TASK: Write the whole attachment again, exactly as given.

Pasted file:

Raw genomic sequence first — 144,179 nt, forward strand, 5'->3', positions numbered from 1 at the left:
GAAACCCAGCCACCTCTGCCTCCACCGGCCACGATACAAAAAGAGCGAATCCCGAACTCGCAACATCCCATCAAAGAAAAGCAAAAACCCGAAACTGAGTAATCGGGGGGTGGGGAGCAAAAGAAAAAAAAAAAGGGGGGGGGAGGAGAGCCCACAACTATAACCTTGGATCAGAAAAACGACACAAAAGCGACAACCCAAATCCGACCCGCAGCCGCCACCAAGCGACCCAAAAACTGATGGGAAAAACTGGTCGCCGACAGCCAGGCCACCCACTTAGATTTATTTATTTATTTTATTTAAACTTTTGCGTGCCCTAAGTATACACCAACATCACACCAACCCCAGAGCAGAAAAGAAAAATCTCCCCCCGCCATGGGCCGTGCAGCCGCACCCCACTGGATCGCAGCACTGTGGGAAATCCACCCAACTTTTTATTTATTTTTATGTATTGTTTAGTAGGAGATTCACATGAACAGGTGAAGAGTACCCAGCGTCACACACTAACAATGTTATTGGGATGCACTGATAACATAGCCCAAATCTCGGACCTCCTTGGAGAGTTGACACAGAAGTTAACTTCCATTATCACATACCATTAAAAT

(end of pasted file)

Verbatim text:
Raw genomic sequence first — 144,179 nt, forward strand, 5'->3', positions numbered from 1 at the left:
GAAACCCAGCCACCTCTGCCTCCACCGGCCACGATACAAAAAGAGCGAATCCCGAACTCGCAACATCCCATCAAAGAAAAGCAAAAACCCGAAACTGAGTAATCGGGGGGTGGGGAGCAAAAGAAAAAAAAAAAGGGGGGGGGAGGAGAGCCCACAACTATAACCTTGGATCAGAAAAACGACACAAAAGCGACAACCCAAATCCGACCCGCAGCCGCCACCAAGCGACCCAAAAACTGATGGGAAAAACTGGTCGCCGACAGCCAGGCCACCCACTTAGATTTATTTATTTATTTTATTTAAACTTTTGCGTGCCCTAAGTATACACCAACATCACACCAACCCCAGAGCAGAAAAGAAAAATCTCCCCCCGCCATGGGCCGTGCAGCCGCACCCCACTGGATCGCAGCACTGTGGGAAATCCACCCAACTTTTTATTTATTTTTATGTATTGTTTAGTAGGAGATTCACATGAACAGGTGAAGAGTACCCAGCGTCACACACTAACAATGTTATTGGGATGCACTGATAACATAGCCCAAATCTCGGACCTCCTTGGAGAGTTGACACAGAAGTTAACTTCCATTATCACATACCATTAAAAT